The Smart Car vs. My Toyota

I read an article this morning touting the safety of the Smart Car, the tiny two-person, just shy of 9-foot car in production by Daimler. The Smart twofer did well in crash tests, achieving an overall rating of “good.”

But that’s not what caught my attention about the article. No, what caught my eye was the touted gas mileage the Smart twofer gets. “Up to” 31 mpg in the city, and 40 on the highway. We all know those factory-touted numbers are inflated; actual mileage is usually 3-5 points less. This means the Smart twofer, in reality, probably gets about 28 or 29 mpg city, and 37 or 38 highway.

Color me not impressed. My 1989 Toyota Corolla Wagon regularly gets 30 mpg in the city, and 40 on the highway. That’s with the air conditioner running! And I can fit four people easily in my Toyota, and carry cargo as well. I’m not sure what my Toyota is supposed to get in mileage, I just know that in the year and a half I’ve owned it I’ve been happy with the mileage it gets.

I don’t know about anyone else, but I’m getting awfully tired of hearing “gets 25 miles to the gallon” like that’s a good thing. My 1967 four-door Ford Fairlane got 25 mpg city, and that was back in the early 80’s. When they can start advertising 50 miles to the gallon, or at the very least, 40 miles to the gallon, in most cars, we’ll be getting somewhere.

In the meantime, I’m growing less and less impressed with the Smart Car. It’s not cheap to buy, and doesn’t get good enough miles per gallon to even pay for that extra cost over the years you would own it. I’ll stick with my Toyota, thanks.

7 thoughts on “The Smart Car vs. My Toyota

  1. My Chevy Impala regularly got 30-32 MPG and that was the larger 3.8 engine. My parents have a newer model of the same car and smaller engine and have gotten up to 35 MPG on their trips across the country.

    My problem is people who buy trucks and SUVs (who don’t NEED them) and complain about the gas prices. I own a Chevy Equinox so I can tow a boat or a pull a trailer when I need to. (Yes, I have done this several times.) Our SUV gets around 20 MPG, with the prices going up, we drive the older car more now.

    Anyway, hearing those numbers on the Smart Car, it isn’t worth it. I’ll stick to the larger cars that get similar mileage.

  2. I’ve got a 2001 Honda Shadow motorcycle that gets between 50 and 55 mpg. How come you never see motorcycles mentioned in articles about how to save or get better gas mileage? Looking around on my way to work, or just about any where, it seems to be just one person traveling in each car. A motorcycle/scooter would be a great alternative to rising gas prices, less pollution (maybe a little noise pollution, but that never killed anybody) and would cut down on traffic congestion.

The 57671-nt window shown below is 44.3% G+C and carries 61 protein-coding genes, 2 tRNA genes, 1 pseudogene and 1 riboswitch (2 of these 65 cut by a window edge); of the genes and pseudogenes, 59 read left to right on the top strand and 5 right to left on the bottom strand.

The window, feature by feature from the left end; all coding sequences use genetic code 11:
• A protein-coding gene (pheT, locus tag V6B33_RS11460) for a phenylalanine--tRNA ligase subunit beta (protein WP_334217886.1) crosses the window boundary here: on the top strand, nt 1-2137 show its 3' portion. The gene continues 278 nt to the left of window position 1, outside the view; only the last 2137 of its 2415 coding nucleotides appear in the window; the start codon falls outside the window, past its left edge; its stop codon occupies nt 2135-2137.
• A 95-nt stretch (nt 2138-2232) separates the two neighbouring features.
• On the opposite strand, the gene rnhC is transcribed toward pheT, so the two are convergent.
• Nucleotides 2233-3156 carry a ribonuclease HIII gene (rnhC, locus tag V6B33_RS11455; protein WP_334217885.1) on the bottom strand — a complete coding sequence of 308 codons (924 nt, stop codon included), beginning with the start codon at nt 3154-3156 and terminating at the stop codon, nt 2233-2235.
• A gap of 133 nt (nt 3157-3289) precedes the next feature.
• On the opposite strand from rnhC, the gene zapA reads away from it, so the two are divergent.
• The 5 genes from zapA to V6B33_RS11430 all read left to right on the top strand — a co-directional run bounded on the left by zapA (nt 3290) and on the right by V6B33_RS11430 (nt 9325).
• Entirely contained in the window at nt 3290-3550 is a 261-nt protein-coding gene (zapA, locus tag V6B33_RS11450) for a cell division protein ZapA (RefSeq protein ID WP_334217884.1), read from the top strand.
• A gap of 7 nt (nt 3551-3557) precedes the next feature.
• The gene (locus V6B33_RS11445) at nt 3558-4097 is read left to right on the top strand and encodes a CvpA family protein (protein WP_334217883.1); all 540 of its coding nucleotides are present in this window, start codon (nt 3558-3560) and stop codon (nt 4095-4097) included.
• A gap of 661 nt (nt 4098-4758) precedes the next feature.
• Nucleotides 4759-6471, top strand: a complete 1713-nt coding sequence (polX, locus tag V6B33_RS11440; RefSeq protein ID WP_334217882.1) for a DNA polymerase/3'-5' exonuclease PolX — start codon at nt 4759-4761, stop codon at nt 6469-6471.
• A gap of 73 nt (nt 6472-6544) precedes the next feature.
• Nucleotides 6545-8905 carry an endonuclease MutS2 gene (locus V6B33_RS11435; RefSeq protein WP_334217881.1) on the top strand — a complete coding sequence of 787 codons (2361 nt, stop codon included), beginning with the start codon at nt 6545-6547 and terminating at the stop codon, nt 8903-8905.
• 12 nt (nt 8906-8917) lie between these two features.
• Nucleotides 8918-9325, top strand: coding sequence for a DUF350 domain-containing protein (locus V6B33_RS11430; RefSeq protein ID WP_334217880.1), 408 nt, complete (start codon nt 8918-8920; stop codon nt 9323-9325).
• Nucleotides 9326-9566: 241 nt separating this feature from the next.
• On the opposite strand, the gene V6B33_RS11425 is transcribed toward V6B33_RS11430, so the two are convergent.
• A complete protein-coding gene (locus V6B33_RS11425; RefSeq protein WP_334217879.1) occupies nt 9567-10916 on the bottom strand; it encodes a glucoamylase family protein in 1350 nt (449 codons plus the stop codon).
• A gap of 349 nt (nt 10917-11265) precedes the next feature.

3. I have a 2003 Toyota Celica GT-S. That’s the six-speed manual. I used to drive like a bat-outta-hell and got crappy gas mileage. I now drive like a winded grandparent. heh. Sticking to the speed limit. No more jackrabbit starts. Basically hypermiling without getting extreme about it. My EPA is rated at 31 on the highway. I’m regularly getting 35-36 MPG with the way I drive. I really does pay to drive sane. And yeah, you might think I’m “wasting” the ability of my car. Feh. It looks good. It drives good, and it’s got it when I need it.


  4. I’ve been getting 33-35mpg around town in my Fortwo with the air conditioning going full blast and/or the top down. I haven’t done a road trip yet, but understand from others that 40mpg is not unusual.

    Parallel parking is a breeze. I can make a u-turn into a parking space on the other side of a two lane road.

    The biggest “problem” with the car is that people want to ask me questions when I stop a stop lights and the the car has yet to stop for gas without drawing a crowd.

  5. I absolutely CAN’T BELIEVE that those little things only get 30mpg!! I saw them in Europe – they are all over. What a disappointment! What’s the use of having one?

    Well, mayber you can park it around the Wash., DC area – where is there is any space at all to park, you are lucky!

  6. I drive a 2006 Scion Xb about 85 miles one way to work x 5 days a week.

    I run the AC when needed and go uphill most of the way home.

    I get a consistant 27/28 MPG. It is rated at 34 but even on a straight away with no AC, I never got that.

    I can fit literally 4-6 foot people very comfortably in it and fit some small bags also, (better cargo room if noone is in the back seat and you fold down the rear seats, it has a 60/40 split.

    The Smart car is not worth it. I had one try to pass me on the uphill road, (climbing to 4400 ft.) and could not even keep a steady 60 mph.

    It was pathetic. The Xb will downshift automatically and can easily do 90mph all the way to the top.

    Also, my XB cost just as much as a “hooked up” smart car. ( I paid 16500).

    If you want economical, go with something other than a Smart car, the MPG, seating capacity, practicalness is not worth it unless you just feel like showing off.

  7. Don’t believe the low ratings of the new EPA. It is designed to be more realistic than prior ratings, so you can’t compare them directly. Last year the Toyota Yaris was rated at 34/40mpg. The 2008, without any mechanical changes is 29/36mpg.
    Interestingly, tho it’s supposed to be MORE accurate, they overshot their goal. I drove a Smart Fortwo around for a week on vacation. There were long stints at 75mph, and quite a bit of driving around very small towns at less than 20mph. I averaged right around 40mpg overall. I was not trying to conserve gas, and in fact I was putting the car thru it’s paces because I have considered getting one and I had no reason not to drive it hard, being that it was a rental.

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